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Open Access Short Report

In search of work/life balance: trainee perspectives on part-time obstetrics and gynaecology specialist training

Amanda Henry1*, Sarah Clements2, Ashley Kingston1 and Jason Abbott1

Author Affiliations

1 School of Women's and Children's Health, University of New South Wales, Sydney, Australia

2 Department of Maternal-Fetal Medicine, Royal Hospital for Women, Sydney, Australia

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BMC Research Notes 2012, 5:19  doi:10.1186/1756-0500-5-19

Published: 10 January 2012

Abstract

Background

Part-time training (PTT) is accessed by approximately 10% of Australian obstetrics and gynaecology trainees, a small but increasing minority which reflects the growing demand for improved work/life balance amongst the Australian medical workforce. This survey reports the attitudes and experiences of both full-time and part-time trainees to PTT.

Methods

An email-based anonymous survey was sent to all Australian obstetrics and gynaecology trainees in April 2009, collecting demographic and training status data, data on personal experiences of PTT and/or trainees, and attitudes towards PTT.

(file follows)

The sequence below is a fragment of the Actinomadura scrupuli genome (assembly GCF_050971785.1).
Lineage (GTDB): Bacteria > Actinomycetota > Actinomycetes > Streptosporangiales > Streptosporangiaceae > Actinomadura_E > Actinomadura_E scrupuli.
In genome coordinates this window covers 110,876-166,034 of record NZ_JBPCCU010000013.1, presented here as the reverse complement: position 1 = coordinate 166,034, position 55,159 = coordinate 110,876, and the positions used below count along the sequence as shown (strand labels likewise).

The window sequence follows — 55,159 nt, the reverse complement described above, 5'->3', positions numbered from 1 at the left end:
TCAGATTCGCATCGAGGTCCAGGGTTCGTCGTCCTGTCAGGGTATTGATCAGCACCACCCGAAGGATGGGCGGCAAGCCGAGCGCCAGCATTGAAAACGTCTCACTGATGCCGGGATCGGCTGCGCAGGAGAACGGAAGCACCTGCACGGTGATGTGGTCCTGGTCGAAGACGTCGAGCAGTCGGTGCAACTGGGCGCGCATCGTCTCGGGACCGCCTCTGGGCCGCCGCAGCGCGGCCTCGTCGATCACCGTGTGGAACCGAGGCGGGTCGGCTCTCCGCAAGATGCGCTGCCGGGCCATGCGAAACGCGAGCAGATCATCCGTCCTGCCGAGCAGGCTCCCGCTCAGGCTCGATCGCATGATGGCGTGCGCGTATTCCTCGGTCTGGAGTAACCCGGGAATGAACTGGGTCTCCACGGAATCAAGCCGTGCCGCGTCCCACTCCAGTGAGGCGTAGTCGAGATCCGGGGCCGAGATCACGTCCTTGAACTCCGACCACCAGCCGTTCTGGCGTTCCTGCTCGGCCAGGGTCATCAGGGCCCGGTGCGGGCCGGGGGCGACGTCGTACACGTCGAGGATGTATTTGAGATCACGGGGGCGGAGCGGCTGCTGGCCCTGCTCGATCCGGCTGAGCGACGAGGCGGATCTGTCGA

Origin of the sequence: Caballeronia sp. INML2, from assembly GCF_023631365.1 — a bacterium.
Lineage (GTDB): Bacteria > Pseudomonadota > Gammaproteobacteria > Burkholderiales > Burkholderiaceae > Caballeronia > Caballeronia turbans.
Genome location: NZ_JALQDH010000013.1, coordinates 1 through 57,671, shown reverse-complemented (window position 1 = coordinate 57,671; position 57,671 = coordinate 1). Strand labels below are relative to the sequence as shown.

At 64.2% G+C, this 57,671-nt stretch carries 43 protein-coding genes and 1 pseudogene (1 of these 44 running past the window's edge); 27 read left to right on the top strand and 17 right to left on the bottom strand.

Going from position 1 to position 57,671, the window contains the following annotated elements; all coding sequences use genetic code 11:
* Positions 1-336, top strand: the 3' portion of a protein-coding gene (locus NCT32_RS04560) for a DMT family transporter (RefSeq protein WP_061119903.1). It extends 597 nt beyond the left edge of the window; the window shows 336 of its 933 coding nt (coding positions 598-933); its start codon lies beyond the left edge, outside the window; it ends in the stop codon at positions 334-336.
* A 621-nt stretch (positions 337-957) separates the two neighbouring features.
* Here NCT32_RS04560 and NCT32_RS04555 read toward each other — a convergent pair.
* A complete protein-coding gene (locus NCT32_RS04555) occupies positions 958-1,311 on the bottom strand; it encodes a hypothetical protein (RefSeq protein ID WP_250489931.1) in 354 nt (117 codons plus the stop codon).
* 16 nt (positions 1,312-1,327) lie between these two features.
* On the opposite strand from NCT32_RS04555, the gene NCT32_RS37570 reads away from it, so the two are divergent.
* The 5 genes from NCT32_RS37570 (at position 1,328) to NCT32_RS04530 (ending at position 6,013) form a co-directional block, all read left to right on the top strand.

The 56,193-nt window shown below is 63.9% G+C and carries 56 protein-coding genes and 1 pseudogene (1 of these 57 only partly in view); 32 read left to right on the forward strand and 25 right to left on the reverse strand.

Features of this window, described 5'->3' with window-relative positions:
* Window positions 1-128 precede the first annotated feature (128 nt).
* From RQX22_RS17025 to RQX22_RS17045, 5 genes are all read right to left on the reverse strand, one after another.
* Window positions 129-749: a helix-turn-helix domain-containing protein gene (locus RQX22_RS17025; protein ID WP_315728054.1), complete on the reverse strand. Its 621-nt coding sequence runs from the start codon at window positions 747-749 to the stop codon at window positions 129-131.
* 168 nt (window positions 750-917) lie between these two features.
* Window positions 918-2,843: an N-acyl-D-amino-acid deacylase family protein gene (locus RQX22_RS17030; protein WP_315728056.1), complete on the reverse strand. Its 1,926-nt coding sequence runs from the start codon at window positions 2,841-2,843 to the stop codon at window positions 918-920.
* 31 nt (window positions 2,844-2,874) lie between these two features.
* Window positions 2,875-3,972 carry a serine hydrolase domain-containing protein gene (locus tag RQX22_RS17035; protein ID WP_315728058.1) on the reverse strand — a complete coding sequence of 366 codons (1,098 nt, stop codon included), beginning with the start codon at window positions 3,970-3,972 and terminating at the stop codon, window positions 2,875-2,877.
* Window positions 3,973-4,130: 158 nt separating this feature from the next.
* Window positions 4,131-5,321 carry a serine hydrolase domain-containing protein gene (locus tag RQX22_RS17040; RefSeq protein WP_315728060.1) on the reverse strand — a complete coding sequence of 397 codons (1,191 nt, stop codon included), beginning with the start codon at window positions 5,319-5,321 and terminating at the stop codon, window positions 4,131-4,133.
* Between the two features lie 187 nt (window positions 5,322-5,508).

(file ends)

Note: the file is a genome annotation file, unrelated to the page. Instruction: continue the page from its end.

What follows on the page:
Results

105 responses were received (20% response rate). These indicated strong support (90%) from both full-time (FT) and part-time (PT) trainees for the availability of PTT. PT trainees were significantly more likely than FT trainees to be female with children. Improved morale was seen as a particular advantage of PTT; decreased continuity of care as a disadvantage.

Conclusions

Although limited by poor response rate, both PT and FT Australian obstetric trainees were supportive of part-time training. Both groups recognised important advantages and disadvantages of this mode of training. Currently, part-time training is accessed primarily by female trainees with family responsibilities, with many more trainees considering part-time training than the number that access it.

Keywords:
Education; Medical; Graduate; Personnel staffing and scheduling; Physicians; Women; Inservice training